Hendrick Engines At Center Of Powerful Debate
HAMPTON, Ga. – Add Brian Vickers’ name to the growing list of NASCAR drivers willing to go on the record and admit that, when it comes to horsepower, engines built by Hendrick Motorsports are the class of the field.
When Ryan Newman got into a heated argument with Jimmie Johnson two weeks ago at Michigan, Newman noted the discussion that his ECR Chevrolet engine couldn’t maintain the same pace of Johnson’s Hendrick-powered Chevrolet.
Fellow Cup drivers Jamie McMurray and Denny Hamlin, among others have made the same argument recently.
Vickers, who drives Michael Waltrip Racing Toyotas with engines built by TRD in California, was singing from the same verse on Friday at Atlanta Motor Speedway when asked about the Hendrick horsepower juggernaut.
“It’s definitely, like some of those guys have said, they’re strong right now and it’s tough,” Vickers said. “Hopefully, one day we’ll be on the other side of that cycle and they’ll be chasing us.
“But, right now for whatever reason they definitely have everyone beat in the engine department.”
Roush Fenway Racing Ford driver Greg Biffle also jumped on the “tell it like it is” bandwagon on Friday when asked why he’s only led 29 laps this season on non-restrictor plate race tracks.
“Leading laps is important because it puts you in position to win. But we just plain and simply haven’t been in that category this year,” said Biffle, winless this year but clinging to a spot in the Chase grid based on his standing in season-long points. “We haven’t had fast enough cars to compete all year and, except for the restrictor plate races, we’ve gotten up front a few times by strategy and staying out.
“But now we’re really making speed in our cars the last six weeks and we’re getting to the point where we feel like we’re going to get in a position to lead some laps here in the near future. But it’s obvious this year, it’s real plain and simple that we haven’t been where we want to be and that’s why we’ve been doing the testing and working as hard as we can.
“The Michigan test is really where we turned the corner, so to speak. Our performance since then has shown that we’ve made huge improvements. We’re not there yet, but were getting really close.”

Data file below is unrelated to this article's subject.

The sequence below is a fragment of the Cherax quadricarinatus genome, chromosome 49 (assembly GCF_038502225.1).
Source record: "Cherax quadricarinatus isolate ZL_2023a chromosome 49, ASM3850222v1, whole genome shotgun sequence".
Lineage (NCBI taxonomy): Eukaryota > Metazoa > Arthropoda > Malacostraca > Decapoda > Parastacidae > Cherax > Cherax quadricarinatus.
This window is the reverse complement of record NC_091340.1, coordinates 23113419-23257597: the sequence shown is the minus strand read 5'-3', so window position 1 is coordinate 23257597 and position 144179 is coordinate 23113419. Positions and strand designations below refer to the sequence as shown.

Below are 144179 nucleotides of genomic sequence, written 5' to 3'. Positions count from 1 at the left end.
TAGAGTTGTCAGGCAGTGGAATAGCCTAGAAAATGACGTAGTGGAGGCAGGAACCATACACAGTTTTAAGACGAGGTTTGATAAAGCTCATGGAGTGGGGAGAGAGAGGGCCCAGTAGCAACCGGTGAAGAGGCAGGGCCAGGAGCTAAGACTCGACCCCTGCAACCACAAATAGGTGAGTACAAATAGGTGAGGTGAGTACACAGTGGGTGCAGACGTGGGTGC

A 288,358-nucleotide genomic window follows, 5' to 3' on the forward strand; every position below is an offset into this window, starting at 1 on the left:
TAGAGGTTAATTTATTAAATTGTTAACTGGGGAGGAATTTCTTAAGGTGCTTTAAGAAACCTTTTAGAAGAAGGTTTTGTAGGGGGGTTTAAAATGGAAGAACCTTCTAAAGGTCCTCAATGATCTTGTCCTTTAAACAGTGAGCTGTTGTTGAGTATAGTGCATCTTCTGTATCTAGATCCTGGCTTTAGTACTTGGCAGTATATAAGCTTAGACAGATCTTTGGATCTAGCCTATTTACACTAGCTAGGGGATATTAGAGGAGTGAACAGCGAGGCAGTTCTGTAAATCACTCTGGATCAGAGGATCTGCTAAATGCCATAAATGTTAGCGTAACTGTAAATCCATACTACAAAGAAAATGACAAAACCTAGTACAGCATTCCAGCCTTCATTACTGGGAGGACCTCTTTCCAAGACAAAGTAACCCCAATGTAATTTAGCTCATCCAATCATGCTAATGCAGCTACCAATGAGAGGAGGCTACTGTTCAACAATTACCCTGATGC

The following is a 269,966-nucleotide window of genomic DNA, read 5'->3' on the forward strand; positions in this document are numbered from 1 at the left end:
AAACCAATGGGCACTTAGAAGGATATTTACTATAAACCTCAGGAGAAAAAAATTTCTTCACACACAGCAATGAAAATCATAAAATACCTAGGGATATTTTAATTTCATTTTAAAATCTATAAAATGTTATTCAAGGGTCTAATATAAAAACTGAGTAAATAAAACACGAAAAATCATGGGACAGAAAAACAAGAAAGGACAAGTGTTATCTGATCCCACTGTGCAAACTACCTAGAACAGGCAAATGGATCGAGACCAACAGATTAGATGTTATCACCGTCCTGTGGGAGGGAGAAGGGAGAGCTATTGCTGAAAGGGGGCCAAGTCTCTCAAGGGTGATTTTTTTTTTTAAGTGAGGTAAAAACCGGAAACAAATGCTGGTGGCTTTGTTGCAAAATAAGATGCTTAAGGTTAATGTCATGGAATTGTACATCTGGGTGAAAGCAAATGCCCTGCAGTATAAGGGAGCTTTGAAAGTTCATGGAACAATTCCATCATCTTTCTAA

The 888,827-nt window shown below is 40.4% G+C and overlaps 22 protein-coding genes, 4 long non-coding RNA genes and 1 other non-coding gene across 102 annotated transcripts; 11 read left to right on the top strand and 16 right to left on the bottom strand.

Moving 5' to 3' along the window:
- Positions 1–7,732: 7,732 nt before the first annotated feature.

Vickers, who has had to sit out several races over the years due to illnesses, was asked on Friday his thoughts on what Tony Stewart will experience this weekend following a three-week absence from racing following the sprint car incident in Ontario County, New York earlier this year that cost Kevin Ward Jr. his life.
“I, unfortunately, know what the answer is,” Vickers said. “ I think the biggest is excitement — really excited to get back in that race car. Appreciation, I think, is another emotion that you really feel. Just the fact that you are able to get back in the car and you’re able to get back in it again.
“At the end of the day at this level, yeah there’s a lot of parts to this job that it does become a job; it’s work. But at the end of the day, we do this because we love it and we love being in the race car and love going fast. I’m so happy to see Tony back in the car. I have so much respect for that guy and we’ve missed him since he’s been away and I can’t wait to get out there and race with him a little bit.”
Jeff Gordon will make his 750th career Sprint Cup start this weekend.
When asked to name the single moment that stands out in his career, he paused before choosing his win in the first stock car race at Indianapolis Motor Speedway in 1994.
“If I had to pick one great moment, it would be the inaugural Brickyard 400 if I had to pick one,” he said. “This last one (earlier this summer) ranked right up there with it because Ingrid and the kids were there kissing the bricks. We didn’t do that in 1994.
“I guess if I had to pick one because I think my life changed forever after that 1994 Brickyard 400. Billboards, commercials, a trip to Disneyworld, going to the race track and being excelled at after that; it changed my life in great ways. I guess I’d have to pick that one.”No Comment